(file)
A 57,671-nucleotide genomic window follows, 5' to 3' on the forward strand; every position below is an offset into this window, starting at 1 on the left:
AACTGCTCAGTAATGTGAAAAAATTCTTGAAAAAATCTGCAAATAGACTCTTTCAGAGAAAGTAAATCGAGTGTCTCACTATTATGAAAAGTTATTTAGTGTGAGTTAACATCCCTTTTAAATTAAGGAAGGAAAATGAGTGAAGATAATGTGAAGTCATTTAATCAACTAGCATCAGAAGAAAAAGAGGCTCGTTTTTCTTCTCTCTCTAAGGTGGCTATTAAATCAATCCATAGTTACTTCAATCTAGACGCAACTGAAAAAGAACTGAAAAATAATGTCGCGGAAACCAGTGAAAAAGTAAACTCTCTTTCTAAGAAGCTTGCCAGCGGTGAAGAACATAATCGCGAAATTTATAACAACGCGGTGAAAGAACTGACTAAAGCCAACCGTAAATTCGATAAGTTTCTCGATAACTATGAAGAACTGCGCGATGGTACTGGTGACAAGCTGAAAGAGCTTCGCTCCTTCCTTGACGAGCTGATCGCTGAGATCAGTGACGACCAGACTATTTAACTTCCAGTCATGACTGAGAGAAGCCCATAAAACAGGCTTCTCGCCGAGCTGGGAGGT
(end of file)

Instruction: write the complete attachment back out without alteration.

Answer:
A 57,671-nucleotide genomic window follows, 5' to 3' on the forward strand; every position below is an offset into this window, starting at 1 on the left:
AACTGCTCAGTAATGTGAAAAAATTCTTGAAAAAATCTGCAAATAGACTCTTTCAGAGAAAGTAAATCGAGTGTCTCACTATTATGAAAAGTTATTTAGTGTGAGTTAACATCCCTTTTAAATTAAGGAAGGAAAATGAGTGAAGATAATGTGAAGTCATTTAATCAACTAGCATCAGAAGAAAAAGAGGCTCGTTTTTCTTCTCTCTCTAAGGTGGCTATTAAATCAATCCATAGTTACTTCAATCTAGACGCAACTGAAAAAGAACTGAAAAATAATGTCGCGGAAACCAGTGAAAAAGTAAACTCTCTTTCTAAGAAGCTTGCCAGCGGTGAAGAACATAATCGCGAAATTTATAACAACGCGGTGAAAGAACTGACTAAAGCCAACCGTAAATTCGATAAGTTTCTCGATAACTATGAAGAACTGCGCGATGGTACTGGTGACAAGCTGAAAGAGCTTCGCTCCTTCCTTGACGAGCTGATCGCTGAGATCAGTGACGACCAGACTATTTAACTTCCAGTCATGACTGAGAGAAGCCCATAAAACAGGCTTCTCGCCGAGCTGGGAGGT